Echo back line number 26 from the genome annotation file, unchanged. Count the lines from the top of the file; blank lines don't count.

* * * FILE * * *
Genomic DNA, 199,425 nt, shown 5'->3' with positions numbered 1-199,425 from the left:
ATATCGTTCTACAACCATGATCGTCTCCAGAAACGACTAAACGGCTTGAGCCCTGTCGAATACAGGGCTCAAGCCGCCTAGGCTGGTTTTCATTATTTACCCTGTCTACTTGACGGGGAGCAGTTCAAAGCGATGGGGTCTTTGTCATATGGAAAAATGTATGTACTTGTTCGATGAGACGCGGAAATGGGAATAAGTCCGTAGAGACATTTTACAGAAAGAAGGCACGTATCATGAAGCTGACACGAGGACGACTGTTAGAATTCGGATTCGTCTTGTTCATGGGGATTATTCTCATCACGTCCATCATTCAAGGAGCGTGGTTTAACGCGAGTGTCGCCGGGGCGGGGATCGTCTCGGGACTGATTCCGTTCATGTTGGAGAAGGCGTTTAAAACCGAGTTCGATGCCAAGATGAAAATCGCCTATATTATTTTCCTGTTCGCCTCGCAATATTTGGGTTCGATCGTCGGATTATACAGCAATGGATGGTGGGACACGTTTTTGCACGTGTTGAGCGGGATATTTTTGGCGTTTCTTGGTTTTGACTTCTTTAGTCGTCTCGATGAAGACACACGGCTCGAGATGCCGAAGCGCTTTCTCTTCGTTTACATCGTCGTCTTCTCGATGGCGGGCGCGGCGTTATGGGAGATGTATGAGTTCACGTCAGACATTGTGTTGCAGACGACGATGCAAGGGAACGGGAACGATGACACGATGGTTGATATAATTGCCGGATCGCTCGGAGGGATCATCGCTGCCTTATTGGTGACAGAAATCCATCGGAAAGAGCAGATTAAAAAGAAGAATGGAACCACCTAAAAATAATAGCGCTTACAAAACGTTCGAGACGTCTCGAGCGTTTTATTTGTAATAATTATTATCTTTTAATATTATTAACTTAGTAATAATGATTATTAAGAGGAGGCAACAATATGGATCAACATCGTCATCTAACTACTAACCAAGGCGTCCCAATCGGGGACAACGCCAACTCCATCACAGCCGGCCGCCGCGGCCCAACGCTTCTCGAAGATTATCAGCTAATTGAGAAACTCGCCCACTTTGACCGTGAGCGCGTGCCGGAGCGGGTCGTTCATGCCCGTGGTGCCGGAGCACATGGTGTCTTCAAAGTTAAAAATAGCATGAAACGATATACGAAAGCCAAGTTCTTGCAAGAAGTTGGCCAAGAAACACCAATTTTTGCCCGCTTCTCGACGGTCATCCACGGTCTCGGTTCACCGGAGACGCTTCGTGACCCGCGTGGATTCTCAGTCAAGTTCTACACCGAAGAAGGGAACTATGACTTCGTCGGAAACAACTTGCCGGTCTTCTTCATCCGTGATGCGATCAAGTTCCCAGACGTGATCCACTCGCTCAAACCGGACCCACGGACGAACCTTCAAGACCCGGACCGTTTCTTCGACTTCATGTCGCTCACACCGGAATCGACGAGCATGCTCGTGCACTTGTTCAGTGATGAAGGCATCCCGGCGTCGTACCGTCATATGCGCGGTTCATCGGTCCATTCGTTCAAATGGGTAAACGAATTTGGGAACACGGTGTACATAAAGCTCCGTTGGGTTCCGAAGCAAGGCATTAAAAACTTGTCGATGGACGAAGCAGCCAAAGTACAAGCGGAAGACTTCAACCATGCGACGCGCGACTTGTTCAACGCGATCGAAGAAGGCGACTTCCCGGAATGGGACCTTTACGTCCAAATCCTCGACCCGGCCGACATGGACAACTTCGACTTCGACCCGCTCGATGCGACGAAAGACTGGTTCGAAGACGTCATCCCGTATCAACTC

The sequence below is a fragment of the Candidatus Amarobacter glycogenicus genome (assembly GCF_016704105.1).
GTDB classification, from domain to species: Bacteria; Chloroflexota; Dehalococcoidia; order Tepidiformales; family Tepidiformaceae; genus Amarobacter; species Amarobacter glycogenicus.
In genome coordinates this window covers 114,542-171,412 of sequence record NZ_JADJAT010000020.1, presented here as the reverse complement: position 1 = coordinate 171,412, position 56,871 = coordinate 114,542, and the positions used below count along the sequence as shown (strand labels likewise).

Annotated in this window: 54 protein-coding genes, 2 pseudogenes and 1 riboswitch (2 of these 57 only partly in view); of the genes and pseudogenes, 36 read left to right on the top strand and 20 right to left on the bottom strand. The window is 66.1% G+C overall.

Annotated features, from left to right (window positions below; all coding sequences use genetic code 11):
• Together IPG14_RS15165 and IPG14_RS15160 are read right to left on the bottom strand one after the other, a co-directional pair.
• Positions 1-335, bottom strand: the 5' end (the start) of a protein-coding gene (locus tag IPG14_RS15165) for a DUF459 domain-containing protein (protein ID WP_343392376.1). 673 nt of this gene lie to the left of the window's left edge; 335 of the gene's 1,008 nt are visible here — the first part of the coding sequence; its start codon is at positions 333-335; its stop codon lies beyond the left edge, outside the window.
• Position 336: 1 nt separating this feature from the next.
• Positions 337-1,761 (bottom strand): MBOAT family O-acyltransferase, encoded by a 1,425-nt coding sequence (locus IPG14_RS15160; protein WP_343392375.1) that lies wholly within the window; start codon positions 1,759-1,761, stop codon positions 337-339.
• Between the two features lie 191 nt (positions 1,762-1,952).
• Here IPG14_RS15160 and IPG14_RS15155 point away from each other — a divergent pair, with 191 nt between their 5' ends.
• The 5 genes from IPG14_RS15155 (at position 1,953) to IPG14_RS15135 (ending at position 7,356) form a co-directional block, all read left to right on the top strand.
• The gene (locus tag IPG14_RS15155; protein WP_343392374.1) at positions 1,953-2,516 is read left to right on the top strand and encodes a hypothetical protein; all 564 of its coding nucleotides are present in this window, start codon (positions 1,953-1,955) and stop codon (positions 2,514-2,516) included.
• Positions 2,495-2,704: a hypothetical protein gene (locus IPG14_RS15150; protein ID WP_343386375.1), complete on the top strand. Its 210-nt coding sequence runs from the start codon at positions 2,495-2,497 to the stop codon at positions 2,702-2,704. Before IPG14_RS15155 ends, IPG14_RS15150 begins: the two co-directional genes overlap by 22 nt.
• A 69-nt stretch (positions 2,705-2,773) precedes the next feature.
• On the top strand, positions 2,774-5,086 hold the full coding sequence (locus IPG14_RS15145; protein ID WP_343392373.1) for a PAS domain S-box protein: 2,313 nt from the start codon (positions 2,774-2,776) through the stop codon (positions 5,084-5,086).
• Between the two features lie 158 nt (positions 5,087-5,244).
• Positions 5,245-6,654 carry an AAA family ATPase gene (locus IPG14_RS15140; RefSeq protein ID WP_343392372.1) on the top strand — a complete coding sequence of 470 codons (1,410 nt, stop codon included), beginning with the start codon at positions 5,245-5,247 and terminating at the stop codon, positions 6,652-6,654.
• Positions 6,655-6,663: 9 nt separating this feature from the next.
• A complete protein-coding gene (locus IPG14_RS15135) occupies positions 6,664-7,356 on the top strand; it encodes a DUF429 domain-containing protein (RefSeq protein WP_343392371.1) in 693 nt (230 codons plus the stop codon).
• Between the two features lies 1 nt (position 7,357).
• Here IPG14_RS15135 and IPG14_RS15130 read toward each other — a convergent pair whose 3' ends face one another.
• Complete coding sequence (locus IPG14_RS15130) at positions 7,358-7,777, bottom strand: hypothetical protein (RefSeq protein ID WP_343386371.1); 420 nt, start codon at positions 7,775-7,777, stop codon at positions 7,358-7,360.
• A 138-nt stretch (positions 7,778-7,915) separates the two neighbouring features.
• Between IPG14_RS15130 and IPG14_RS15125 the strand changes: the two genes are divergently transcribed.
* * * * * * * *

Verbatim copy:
• A 138-nt stretch (positions 7,778-7,915) separates the two neighbouring features.